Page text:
Whipple disease

What causes Whipple disease?

Whipple disease is caused by infection from bacteria called Tropheryma whipplei (or Tropheryma whippelii ). It is not known how people become infected with the bacteria, but there is no evidence of human to human transmission.

It seems that these bacteria are common in soil or water, and many reports of disease occur in patients who work in trades where they have frequent contact with soil such as agriculture and construction. The bacteria may also be part of the normal flora of the body. One study revealed its presence in saliva in 35% of a sample of 40 healthy patients. These findings, and the fact that Whipple disease is more common in people who have an antigen known as HLA-B27 suggest that there may be a genetic predisposition (susceptibility) in those people with the disease, resulting in an abnormal host response to a microorganism that occurs frequently in humans. In addition, most, if not all patients, have an immune defect which make it harder to fight infections.

Last updated on 05-01-20

What is the outlook for people with neurologic manifestations of Whipple disease?

After treatment, the likely outcome for most people with Whipple disease is good. Most symptoms disappear in about 1 month. Relapse is common, however, highlighting the need to closely watch for a return of symptoms. Endoscopy with small intestinal biopsy followed by PAS staining and electron microscopy or PCR testing should be repeated 1 year after the start of treatment.

People with neurologic Whipple disease who relapse tend to have much poorer health outcomes, including serious neurologic symptoms and even death; therefore, some researchers argue that all cases of Whipple disease should be considered neurologic.

Prompt diagnosis is imperative, as very effective therapies are easy to employ with typically rapid limitation of central nervous system (CNS) progression and even partial reversal of CNS symptoms. If left untreated, progression to death may come as quickly as 1 month after CNS involvement begins.

Last updated on 05-01-20

How might Whipple disease be treated?

The standard treatment for Whipple disease is a prolonged course of antibiotics to destroy the bacteria that cause the disease. A number of different types, doses, and schedules of antibiotics may be used in an effort to find the best treatment.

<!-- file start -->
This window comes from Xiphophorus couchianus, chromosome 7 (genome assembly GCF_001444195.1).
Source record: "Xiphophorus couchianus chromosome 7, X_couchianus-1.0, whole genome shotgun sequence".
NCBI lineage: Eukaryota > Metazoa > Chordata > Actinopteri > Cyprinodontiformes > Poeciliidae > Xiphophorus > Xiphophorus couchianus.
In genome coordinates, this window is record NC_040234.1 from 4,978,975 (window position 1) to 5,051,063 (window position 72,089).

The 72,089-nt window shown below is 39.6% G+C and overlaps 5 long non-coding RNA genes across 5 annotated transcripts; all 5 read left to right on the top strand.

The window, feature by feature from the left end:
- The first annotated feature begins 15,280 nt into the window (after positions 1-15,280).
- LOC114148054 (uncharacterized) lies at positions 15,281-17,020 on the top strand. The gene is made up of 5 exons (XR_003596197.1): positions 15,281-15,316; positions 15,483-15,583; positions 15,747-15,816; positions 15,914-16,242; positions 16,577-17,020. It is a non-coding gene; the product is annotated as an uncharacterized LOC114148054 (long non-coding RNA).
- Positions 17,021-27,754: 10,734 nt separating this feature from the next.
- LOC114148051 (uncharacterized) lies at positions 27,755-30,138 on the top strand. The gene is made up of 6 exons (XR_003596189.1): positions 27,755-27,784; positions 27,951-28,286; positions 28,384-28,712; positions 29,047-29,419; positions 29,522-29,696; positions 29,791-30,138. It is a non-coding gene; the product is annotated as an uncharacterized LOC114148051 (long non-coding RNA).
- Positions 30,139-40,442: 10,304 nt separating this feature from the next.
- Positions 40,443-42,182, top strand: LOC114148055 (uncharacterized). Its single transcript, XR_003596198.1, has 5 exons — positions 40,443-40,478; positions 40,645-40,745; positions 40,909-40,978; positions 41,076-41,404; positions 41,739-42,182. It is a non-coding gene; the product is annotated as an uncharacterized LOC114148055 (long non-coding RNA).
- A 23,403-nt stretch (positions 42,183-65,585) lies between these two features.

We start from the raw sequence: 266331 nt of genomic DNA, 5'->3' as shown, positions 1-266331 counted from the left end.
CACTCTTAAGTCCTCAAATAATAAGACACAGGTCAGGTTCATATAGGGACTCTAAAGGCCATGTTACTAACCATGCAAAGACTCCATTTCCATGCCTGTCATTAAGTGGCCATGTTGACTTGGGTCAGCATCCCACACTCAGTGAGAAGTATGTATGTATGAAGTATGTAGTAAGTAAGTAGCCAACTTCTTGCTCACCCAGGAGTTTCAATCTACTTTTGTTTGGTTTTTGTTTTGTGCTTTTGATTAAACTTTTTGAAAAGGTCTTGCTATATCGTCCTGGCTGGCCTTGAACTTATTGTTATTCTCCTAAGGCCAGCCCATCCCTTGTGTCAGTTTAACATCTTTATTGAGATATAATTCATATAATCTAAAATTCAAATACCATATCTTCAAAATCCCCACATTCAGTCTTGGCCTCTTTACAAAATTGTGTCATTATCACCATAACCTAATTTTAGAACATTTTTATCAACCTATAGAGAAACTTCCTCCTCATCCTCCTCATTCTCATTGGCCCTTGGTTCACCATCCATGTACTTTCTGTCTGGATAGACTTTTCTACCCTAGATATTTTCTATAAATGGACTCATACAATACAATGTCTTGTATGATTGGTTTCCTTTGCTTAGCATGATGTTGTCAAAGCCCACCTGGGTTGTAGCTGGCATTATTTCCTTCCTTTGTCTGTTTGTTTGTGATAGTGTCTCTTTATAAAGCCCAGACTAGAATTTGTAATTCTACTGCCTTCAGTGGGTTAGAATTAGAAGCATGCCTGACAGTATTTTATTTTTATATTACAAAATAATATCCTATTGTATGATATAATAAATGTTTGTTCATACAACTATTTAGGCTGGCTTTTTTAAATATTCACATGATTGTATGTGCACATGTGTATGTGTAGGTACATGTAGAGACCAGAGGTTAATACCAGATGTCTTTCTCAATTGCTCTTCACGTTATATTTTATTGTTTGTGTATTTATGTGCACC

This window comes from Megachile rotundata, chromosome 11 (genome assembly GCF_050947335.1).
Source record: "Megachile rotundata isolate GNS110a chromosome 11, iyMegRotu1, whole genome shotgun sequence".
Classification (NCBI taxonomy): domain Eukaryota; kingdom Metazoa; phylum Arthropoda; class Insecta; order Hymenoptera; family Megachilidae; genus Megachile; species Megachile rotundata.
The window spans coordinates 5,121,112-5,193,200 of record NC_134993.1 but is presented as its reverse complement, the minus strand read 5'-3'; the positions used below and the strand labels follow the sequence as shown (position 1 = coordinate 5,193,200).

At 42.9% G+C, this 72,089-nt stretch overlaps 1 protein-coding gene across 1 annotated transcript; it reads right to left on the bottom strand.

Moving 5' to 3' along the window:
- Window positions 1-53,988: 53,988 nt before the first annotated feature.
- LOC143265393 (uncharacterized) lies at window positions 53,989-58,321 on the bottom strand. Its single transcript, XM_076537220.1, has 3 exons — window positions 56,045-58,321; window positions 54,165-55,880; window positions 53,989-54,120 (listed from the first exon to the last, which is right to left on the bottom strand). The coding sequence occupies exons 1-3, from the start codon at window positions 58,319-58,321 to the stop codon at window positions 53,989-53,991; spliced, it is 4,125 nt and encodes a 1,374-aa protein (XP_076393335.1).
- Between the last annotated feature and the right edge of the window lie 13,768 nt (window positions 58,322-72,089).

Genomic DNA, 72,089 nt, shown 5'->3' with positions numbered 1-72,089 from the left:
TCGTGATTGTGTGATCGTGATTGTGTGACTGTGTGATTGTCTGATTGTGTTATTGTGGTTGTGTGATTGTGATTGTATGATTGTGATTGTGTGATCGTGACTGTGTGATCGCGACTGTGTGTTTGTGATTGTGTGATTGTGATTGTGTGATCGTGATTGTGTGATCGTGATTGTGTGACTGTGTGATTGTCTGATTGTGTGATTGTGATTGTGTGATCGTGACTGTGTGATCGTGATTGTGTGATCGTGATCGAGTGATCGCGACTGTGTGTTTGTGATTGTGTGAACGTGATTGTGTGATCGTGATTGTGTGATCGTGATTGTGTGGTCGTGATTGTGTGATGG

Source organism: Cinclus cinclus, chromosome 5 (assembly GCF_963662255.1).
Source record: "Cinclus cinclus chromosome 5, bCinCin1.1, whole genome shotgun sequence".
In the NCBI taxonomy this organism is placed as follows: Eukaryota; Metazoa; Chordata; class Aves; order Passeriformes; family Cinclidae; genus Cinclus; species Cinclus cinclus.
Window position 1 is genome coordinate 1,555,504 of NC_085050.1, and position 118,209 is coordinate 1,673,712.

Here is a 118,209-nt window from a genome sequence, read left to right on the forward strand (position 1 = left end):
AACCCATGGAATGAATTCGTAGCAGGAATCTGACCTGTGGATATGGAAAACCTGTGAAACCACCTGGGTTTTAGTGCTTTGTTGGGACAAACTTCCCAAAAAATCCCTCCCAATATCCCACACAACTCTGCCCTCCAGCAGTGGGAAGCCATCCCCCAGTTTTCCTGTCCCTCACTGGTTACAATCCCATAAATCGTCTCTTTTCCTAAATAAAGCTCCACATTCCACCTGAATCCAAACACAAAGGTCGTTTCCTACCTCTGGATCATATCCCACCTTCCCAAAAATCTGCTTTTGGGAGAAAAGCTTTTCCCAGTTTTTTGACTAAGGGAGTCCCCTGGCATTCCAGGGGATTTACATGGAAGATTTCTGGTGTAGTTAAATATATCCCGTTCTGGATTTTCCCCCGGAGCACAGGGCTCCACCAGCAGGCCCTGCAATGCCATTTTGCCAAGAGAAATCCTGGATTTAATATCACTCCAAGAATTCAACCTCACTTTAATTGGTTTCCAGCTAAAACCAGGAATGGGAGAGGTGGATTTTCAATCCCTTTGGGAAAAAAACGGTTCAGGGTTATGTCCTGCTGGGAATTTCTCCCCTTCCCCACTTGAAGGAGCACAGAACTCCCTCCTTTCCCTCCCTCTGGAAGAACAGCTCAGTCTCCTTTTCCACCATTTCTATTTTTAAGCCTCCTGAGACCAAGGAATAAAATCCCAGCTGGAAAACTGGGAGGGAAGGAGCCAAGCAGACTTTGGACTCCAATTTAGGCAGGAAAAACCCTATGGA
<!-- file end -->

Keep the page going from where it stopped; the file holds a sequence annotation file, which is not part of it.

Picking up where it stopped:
A medicine called ceftriaxone 2g, or penicillin G are commonly given intravenously as a first option. These antibiotics are typically followed by another antibiotic (such as trimethoprim- sulfamethoxazole) taken by mouth for up to 1 year. If symptoms come back during antibiotic use, the antibiotic treatment may be changed.

Depending on the seriousness of the disease, treatment may also include fluid and electrolyte replacement. Electrolytes are salts and other substances in body fluid that the heart and brain need to function properly. Extra iron, folate, vitamin D, calcium, and magnesium may also be given to help compensate for the vitamins and minerals the body cannot absorb on its own.

People who are being treated for Whipple disease should be closely monitored by a health care provider because signs of the disease can return after therapy has been finished. Full recovery of the small intestine may take up to 2 years, but the symptoms usually disappear in less time. Because relapse is common even after successful treatment, the health care team may continue to monitor the patient for many years.

In general, surgery is not needed, however, neurosurgical care is important for both obtaining diagnostic biopsy specimens in selected patients and placement of ventriculoperitoneal shunting in patients with hydrocephalus.

Last updated on 05-01-20


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The RareGuru disease database is regularly updated using data generously provided by GARD, the United States Genetic and Rare Disease Information Center.

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